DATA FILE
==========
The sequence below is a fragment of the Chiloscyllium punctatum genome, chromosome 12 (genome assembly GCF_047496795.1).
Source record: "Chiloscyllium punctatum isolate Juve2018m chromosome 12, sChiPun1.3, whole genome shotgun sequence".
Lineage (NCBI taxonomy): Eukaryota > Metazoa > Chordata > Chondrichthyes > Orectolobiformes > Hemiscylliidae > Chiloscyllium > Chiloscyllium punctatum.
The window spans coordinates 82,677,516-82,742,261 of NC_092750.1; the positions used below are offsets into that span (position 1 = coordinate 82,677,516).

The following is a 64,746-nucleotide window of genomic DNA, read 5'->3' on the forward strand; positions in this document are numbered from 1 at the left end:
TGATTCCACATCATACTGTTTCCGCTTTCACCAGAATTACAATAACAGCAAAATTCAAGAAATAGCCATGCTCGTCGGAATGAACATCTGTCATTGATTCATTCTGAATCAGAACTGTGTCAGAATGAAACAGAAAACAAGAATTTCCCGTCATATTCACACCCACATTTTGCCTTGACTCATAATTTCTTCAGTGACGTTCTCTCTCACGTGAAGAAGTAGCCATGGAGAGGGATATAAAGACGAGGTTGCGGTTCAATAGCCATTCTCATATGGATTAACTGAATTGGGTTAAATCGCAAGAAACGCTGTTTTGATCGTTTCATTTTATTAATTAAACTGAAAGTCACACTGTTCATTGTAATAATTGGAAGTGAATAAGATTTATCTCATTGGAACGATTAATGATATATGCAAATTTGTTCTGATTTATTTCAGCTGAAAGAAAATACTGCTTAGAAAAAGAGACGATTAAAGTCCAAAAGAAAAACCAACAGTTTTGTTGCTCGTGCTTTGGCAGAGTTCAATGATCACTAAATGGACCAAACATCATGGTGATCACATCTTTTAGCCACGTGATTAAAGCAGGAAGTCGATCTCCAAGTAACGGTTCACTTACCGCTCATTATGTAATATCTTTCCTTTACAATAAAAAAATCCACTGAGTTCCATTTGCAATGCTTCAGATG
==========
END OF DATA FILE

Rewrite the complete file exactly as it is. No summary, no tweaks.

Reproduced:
The sequence below is a fragment of the Chiloscyllium punctatum genome, chromosome 12 (genome assembly GCF_047496795.1).
Source record: "Chiloscyllium punctatum isolate Juve2018m chromosome 12, sChiPun1.3, whole genome shotgun sequence".
Lineage (NCBI taxonomy): Eukaryota > Metazoa > Chordata > Chondrichthyes > Orectolobiformes > Hemiscylliidae > Chiloscyllium > Chiloscyllium punctatum.
The window spans coordinates 82,677,516-82,742,261 of NC_092750.1; the positions used below are offsets into that span (position 1 = coordinate 82,677,516).

The following is a 64,746-nucleotide window of genomic DNA, read 5'->3' on the forward strand; positions in this document are numbered from 1 at the left end:
TGATTCCACATCATACTGTTTCCGCTTTCACCAGAATTACAATAACAGCAAAATTCAAGAAATAGCCATGCTCGTCGGAATGAACATCTGTCATTGATTCATTCTGAATCAGAACTGTGTCAGAATGAAACAGAAAACAAGAATTTCCCGTCATATTCACACCCACATTTTGCCTTGACTCATAATTTCTTCAGTGACGTTCTCTCTCACGTGAAGAAGTAGCCATGGAGAGGGATATAAAGACGAGGTTGCGGTTCAATAGCCATTCTCATATGGATTAACTGAATTGGGTTAAATCGCAAGAAACGCTGTTTTGATCGTTTCATTTTATTAATTAAACTGAAAGTCACACTGTTCATTGTAATAATTGGAAGTGAATAAGATTTATCTCATTGGAACGATTAATGATATATGCAAATTTGTTCTGATTTATTTCAGCTGAAAGAAAATACTGCTTAGAAAAAGAGACGATTAAAGTCCAAAAGAAAAACCAACAGTTTTGTTGCTCGTGCTTTGGCAGAGTTCAATGATCACTAAATGGACCAAACATCATGGTGATCACATCTTTTAGCCACGTGATTAAAGCAGGAAGTCGATCTCCAAGTAACGGTTCACTTACCGCTCATTATGTAATATCTTTCCTTTACAATAAAAAAATCCACTGAGTTCCATTTGCAATGCTTCAGATG